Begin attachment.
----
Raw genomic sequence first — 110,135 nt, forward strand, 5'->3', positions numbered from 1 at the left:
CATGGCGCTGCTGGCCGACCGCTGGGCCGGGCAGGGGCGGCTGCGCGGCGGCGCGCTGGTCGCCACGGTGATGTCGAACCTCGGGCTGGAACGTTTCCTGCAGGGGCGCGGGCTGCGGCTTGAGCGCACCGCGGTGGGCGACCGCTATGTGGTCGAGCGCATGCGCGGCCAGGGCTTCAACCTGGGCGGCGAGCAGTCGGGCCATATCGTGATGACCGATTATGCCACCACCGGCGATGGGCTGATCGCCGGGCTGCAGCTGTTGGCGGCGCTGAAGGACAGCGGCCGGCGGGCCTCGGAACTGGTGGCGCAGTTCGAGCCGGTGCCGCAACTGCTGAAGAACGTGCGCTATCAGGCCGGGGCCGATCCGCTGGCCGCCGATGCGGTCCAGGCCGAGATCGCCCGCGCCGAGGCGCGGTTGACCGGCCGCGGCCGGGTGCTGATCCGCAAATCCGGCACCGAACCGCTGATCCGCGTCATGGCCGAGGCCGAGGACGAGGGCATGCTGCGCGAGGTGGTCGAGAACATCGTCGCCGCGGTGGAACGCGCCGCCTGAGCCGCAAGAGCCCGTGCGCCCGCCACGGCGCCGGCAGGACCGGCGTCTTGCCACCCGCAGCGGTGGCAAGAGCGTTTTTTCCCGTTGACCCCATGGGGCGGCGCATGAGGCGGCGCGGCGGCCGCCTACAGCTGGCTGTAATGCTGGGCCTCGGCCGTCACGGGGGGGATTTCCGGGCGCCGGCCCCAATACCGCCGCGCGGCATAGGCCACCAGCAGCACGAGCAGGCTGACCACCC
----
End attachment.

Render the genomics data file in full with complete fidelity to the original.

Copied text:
Raw genomic sequence first — 110,135 nt, forward strand, 5'->3', positions numbered from 1 at the left:
CATGGCGCTGCTGGCCGACCGCTGGGCCGGGCAGGGGCGGCTGCGCGGCGGCGCGCTGGTCGCCACGGTGATGTCGAACCTCGGGCTGGAACGTTTCCTGCAGGGGCGCGGGCTGCGGCTTGAGCGCACCGCGGTGGGCGACCGCTATGTGGTCGAGCGCATGCGCGGCCAGGGCTTCAACCTGGGCGGCGAGCAGTCGGGCCATATCGTGATGACCGATTATGCCACCACCGGCGATGGGCTGATCGCCGGGCTGCAGCTGTTGGCGGCGCTGAAGGACAGCGGCCGGCGGGCCTCGGAACTGGTGGCGCAGTTCGAGCCGGTGCCGCAACTGCTGAAGAACGTGCGCTATCAGGCCGGGGCCGATCCGCTGGCCGCCGATGCGGTCCAGGCCGAGATCGCCCGCGCCGAGGCGCGGTTGACCGGCCGCGGCCGGGTGCTGATCCGCAAATCCGGCACCGAACCGCTGATCCGCGTCATGGCCGAGGCCGAGGACGAGGGCATGCTGCGCGAGGTGGTCGAGAACATCGTCGCCGCGGTGGAACGCGCCGCCTGAGCCGCAAGAGCCCGTGCGCCCGCCACGGCGCCGGCAGGACCGGCGTCTTGCCACCCGCAGCGGTGGCAAGAGCGTTTTTTCCCGTTGACCCCATGGGGCGGCGCATGAGGCGGCGCGGCGGCCGCCTACAGCTGGCTGTAATGCTGGGCCTCGGCCGTCACGGGGGGGATTTCCGGGCGCCGGCCCCAATACCGCCGCGCGGCATAGGCCACCAGCAGCACGAGCAGGCTGACCACCC